• dishayu - Tuesday, October 23, 2012 - link

    It's absolutely ridiculous that even though AMD has pushed out quite a nice and competitive product (in that price range), Intel has gotten wayy too big in the past 6 years that AMD was sleeping and i don't think they'll be pressured to do any price cuts still. So, even though we still have so-called-competition, Intel has a virtual monopoly and i can't hope that the new AMD releases will help drive prices down any more.
  • dishayu - Tuesday, October 23, 2012 - link

    Additional thought : I do believe that apart from the power consumption, AMD has a more overall compelling processor with the 8350. Single thread performance has already long crossed the point where you could tell the difference in experience between AMD and Intel (the exception to this is gaming). And AMD is better in heavily threaded applications.

    So, IF ONLY they could fix the power problem, i wouldn't hesitate to recommend an AMD system for any other purpose than gaming. Just my 2 cents.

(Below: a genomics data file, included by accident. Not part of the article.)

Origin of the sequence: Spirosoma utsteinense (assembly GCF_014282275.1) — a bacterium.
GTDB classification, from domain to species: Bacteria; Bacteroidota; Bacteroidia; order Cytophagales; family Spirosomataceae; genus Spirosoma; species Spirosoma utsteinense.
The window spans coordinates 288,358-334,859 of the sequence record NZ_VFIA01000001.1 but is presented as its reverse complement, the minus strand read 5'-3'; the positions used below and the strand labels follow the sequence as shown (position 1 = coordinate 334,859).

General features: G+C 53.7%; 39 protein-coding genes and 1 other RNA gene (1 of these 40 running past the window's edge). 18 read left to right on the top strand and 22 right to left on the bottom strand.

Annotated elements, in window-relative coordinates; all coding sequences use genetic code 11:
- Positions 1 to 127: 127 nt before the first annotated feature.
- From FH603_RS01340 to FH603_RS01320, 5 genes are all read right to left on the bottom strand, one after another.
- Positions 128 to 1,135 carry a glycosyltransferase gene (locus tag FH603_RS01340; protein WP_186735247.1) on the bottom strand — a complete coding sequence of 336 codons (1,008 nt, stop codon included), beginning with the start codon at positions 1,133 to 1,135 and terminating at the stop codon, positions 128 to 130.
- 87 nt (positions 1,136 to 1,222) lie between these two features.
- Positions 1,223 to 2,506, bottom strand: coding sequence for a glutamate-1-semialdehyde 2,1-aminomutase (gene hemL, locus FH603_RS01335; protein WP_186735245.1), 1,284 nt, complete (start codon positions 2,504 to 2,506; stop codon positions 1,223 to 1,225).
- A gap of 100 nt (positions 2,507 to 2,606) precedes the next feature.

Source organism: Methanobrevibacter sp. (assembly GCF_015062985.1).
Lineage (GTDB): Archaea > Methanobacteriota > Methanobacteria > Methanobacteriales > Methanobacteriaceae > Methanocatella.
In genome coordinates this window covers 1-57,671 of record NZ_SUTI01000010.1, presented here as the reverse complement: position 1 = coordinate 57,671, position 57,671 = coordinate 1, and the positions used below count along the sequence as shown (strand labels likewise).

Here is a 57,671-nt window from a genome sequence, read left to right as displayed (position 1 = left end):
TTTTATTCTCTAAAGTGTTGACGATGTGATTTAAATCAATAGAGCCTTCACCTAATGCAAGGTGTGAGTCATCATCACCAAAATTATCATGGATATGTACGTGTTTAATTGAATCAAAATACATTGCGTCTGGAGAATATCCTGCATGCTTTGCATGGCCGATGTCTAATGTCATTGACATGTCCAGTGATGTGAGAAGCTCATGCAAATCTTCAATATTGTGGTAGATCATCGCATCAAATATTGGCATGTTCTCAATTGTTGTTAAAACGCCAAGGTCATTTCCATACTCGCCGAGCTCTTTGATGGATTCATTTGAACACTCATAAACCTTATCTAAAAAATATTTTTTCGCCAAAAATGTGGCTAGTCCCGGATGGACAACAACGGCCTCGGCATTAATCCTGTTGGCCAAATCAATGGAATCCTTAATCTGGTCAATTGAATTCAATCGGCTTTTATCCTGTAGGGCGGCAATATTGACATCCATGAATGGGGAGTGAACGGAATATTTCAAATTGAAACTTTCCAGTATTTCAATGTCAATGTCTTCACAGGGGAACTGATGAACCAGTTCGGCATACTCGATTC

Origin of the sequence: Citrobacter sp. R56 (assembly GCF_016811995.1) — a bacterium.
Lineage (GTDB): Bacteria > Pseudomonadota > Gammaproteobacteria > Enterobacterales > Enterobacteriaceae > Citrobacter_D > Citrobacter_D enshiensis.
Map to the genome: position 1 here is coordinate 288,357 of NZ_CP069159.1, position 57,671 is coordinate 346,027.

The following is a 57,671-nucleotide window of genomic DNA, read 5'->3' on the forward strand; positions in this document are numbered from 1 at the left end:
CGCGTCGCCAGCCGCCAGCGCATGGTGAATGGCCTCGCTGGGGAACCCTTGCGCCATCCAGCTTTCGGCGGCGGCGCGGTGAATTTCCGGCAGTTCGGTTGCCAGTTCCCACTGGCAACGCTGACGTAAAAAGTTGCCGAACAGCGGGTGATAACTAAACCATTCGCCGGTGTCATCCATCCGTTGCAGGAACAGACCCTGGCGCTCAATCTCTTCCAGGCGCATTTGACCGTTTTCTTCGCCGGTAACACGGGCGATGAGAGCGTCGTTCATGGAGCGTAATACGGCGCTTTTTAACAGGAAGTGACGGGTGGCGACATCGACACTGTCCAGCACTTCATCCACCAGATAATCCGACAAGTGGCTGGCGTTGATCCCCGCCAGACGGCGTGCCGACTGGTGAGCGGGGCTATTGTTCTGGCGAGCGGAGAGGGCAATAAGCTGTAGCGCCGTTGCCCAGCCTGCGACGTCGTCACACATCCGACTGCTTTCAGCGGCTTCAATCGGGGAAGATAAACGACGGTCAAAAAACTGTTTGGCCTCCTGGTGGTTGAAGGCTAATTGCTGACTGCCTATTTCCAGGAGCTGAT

• figus77 - Tuesday, October 23, 2012 - link

    But really... even in games where is the bottleneck with an FX?
    Remember than in 99% on monitor youìve got a 60hz refresh rate and you can't see more than 60 without glitches fps on that screen, so what's the difference beetween 85 or 95 fps??
    I've got an FX8120@3.6ghz with an hd6950@6970 really i can't find a single game that didn't run smooth in 1920x1080 and playing to skyrim with 4 core allocated to the game while 2 pairs of other core are doing video processing on 2 anime episodes is pleasing :-)